Later this month, a rare Corvette will roll across the auction block at RM Sotheby’s Phoenix sale, and it may just set a new record in the process.
In 1969, Chevrolet offered RPO ZL1 on the Corvette line. For those race car drivers who wanted the ultimate, this was the ticket — an L88-spec 427-ci big block, but rather than cast in iron, The ZL1 was aluminum, shaving significant weight off the nose of the car.
Of course, there was more to it than just that. The engine itself was a variation on the Can Am 427s that Chevrolet was producing at the time, complete with shorter rods, a special crank and pistons, larger exhaust valves, a special cam, open-chamber aluminum heads and more. This was the top dog engine at Chevrolet — and ’69 was the first time you could get one in a Corvette. Just two were sold to retail customers, and just one of those was a convertible. That’s this car.
What’s more, as the open-chamber heads were still in the works, this car has the earlier closed chamber heads, which makes it even more unique. The price for all this was an additional $4,718 over the base price of a Corvette — effectively doubling the cost of the car — which partially explains why so few were built. But in the world of muscle cars and Corvettes, rarity is king, even if it usually highlights something about the car that was limiting in period.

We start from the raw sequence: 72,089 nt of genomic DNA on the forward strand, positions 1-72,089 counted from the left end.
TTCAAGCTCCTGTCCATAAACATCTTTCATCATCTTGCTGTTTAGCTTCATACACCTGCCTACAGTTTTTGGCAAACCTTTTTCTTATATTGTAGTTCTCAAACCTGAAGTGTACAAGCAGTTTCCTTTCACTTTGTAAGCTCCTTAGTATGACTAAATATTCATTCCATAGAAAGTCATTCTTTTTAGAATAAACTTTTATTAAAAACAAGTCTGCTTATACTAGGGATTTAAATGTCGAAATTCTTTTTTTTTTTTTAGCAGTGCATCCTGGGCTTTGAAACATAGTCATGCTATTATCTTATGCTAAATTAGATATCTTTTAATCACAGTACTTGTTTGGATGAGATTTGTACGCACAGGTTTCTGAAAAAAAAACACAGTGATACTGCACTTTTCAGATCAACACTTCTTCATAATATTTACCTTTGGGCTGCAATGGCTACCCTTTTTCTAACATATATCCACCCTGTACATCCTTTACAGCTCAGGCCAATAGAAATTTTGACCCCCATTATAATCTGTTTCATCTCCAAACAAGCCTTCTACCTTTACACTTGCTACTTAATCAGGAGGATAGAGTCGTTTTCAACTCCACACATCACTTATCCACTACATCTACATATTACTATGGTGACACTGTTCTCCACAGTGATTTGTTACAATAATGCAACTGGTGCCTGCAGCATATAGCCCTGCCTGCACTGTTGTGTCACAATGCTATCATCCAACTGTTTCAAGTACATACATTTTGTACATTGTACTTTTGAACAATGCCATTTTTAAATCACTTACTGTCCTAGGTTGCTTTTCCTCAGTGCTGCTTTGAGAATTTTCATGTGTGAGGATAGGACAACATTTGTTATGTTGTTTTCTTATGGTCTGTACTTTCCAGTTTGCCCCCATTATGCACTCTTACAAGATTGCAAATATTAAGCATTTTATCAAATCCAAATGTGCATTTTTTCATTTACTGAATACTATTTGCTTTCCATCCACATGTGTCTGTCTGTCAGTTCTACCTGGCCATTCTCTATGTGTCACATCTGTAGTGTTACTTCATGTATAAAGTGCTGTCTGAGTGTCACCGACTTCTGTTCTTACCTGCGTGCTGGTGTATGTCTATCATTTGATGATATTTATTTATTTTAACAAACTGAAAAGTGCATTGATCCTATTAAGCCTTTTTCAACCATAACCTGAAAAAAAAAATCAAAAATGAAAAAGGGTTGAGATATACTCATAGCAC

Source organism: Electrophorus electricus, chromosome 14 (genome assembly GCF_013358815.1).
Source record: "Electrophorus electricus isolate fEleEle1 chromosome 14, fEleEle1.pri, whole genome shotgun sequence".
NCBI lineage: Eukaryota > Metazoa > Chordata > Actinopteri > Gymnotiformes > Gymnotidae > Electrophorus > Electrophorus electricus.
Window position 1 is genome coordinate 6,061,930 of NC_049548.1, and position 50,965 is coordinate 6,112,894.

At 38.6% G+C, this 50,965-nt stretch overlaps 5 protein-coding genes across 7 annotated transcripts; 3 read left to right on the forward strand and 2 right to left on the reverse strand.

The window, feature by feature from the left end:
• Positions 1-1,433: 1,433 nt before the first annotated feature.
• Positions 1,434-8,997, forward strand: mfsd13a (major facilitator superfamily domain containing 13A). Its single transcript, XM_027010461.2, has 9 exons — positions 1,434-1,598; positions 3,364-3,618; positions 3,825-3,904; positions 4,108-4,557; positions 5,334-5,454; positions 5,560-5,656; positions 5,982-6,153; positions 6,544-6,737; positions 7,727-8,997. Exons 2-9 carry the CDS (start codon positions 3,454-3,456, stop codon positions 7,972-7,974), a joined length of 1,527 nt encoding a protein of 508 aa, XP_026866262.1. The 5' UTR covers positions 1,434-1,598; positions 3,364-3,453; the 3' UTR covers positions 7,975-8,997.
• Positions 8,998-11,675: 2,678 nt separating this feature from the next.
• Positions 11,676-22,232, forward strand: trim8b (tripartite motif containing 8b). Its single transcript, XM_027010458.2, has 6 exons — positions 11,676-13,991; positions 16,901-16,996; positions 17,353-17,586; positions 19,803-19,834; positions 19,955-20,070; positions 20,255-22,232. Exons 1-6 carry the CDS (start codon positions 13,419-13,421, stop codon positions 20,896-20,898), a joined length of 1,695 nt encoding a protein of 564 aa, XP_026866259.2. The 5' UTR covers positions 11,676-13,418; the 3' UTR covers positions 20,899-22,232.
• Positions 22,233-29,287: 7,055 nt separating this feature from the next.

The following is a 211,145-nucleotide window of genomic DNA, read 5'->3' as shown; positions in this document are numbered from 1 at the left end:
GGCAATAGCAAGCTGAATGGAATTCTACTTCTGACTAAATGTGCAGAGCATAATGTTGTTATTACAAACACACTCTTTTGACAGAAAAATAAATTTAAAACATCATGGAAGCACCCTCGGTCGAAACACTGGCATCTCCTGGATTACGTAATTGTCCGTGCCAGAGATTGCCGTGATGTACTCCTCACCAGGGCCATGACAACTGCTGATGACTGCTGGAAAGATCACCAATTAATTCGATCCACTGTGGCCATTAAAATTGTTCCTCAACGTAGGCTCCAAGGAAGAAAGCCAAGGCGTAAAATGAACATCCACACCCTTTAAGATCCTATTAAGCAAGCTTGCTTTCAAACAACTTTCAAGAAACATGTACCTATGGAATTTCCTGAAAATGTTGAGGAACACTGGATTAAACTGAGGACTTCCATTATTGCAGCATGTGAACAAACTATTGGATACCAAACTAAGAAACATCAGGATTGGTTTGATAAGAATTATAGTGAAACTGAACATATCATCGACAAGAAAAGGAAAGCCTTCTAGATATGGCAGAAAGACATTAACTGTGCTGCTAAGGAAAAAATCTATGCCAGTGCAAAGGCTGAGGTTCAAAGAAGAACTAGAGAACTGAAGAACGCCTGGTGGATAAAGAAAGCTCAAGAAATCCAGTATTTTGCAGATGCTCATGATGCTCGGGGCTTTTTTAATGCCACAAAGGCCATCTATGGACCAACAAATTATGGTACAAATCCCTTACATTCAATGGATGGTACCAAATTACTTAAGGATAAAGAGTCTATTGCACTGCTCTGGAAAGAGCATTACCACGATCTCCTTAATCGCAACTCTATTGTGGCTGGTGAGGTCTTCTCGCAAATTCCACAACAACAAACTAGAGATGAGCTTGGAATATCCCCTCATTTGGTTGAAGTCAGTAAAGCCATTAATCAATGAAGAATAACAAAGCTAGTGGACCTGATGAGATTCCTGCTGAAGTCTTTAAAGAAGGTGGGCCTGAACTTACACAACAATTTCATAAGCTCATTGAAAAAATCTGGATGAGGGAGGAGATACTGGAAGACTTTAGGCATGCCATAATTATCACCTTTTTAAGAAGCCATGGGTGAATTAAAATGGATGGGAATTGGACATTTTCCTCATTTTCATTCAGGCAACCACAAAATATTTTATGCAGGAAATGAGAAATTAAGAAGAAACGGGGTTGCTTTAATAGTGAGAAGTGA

The car comes with extensive documentation and has been fantastically restored by Kevin Mackay’s Corvette Repair Inc. In 2014, it achieved Bloomington Gold Certification and formal recognition as one of the two original ZL1 cars.
It goes without saying that this is a rare shot at a very rare Corvette, as no other documented ZL1 has come to public market in the past 30 years — nevermind the one convertible produced.
RM Sotheby’s expects the car to sell between $2,600,000 and $3,000,000 when it crosses the auction block on Thursday, January 26.
Images courtesy of RM Sotheby’s